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It’s official: BlackBerry will release an Android smartphone

BlackBerry's Android-powered device is caught on video. BlackBerry's Android-powered device is caught on video.
BlackBerry's Android-powered device is caught on video. Image courtesy Baka Mobile

BlackBerry will release an Android-powered smartphone this year, confirmed CEO John Chen during the company’s second quarter fiscal 2016 earnings report.

“This phone is the answer for former BlackBerry (BBRY) users who miss the keyboard, but also need the apps,” said Chen.

The new device will be called BlackBerry Priv, which is short for privacy and privilege, and feature a dual-curved edge screen that slides up to reveal a BlackBerry keyboard.

Chen was vague on specifics, but did say BlackBerry was working directly with Google (GOOGL) to secure the platform, something he’s frequently alluded to in the past. Although Chen wasn’t ready to discuss pricing he did say that the company is “working with multiple carriers” ahead of the device’s launch.

The company’s handset business is in dire need of a boost. BlackBerry 10, the firm’s proprietary operating system, holds a measly 0.3% marketshare according to the IDC. Meanwhile, Google’s mobile operating system, Android, is leading the pack with 82.8% according to the same report.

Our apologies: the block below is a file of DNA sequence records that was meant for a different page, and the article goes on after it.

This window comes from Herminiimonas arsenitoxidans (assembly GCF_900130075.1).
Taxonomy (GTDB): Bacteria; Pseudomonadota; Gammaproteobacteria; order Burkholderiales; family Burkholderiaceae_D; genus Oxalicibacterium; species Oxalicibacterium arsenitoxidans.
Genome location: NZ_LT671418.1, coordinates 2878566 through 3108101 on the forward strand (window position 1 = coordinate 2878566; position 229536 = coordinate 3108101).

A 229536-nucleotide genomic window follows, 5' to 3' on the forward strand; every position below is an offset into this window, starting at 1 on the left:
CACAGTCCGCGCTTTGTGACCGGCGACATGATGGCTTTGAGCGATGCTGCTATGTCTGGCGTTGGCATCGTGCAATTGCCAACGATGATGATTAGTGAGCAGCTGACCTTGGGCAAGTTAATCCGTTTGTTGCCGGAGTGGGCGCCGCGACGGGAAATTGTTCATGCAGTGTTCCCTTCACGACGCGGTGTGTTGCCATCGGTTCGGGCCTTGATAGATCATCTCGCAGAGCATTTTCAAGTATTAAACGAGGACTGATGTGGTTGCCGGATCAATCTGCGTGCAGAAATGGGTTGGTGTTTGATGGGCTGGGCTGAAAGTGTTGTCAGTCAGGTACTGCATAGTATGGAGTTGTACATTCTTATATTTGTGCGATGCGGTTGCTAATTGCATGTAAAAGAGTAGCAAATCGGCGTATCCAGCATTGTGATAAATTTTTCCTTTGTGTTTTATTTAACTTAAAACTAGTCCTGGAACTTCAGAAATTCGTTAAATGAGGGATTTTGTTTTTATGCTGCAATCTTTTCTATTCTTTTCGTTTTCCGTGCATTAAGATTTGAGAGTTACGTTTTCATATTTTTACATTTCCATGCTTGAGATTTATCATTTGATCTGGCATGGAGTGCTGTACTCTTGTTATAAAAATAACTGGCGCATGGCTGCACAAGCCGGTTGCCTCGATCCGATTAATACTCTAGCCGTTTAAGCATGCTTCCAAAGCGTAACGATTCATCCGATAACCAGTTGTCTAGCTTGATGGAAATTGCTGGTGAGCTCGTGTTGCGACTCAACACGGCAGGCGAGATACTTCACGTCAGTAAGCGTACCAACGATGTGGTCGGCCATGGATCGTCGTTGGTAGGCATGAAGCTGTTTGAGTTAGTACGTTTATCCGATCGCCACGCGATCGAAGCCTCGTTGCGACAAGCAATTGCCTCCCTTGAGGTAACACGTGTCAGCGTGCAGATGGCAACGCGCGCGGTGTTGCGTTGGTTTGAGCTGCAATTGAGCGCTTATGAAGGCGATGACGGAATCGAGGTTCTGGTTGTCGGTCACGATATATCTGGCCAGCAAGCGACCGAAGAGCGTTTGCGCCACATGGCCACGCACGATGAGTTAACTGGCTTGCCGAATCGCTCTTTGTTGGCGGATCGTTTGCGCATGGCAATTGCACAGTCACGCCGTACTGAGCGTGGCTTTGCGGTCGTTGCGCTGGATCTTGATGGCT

By turning to Android, BlackBerry is hoping its once-faithful users will seek out the new phone, which will include software that’s customized to bring BlackBerry-specific features to an Android device.

Furthermore, by working directly with Google—instead of creating an operating system that runs atop Android (similar to what Amazon tried with the Fire Phone)—the Priv will have access to Google’s Play Store and associated services.

BlackBerry 10 devices have long had the ability to run Android applications, although the process for installing apps was cumbersome.

With the BlackBerry Priv, users will now have direct access to Google’s Play Store and popular applications, such as Google Maps and Google’s search assistant, Google Now.

Chen later defended the BlackBerry Priv on the company’s blog, stating that it was part of his long-term vision to turn the company into a software “powerhouse.”

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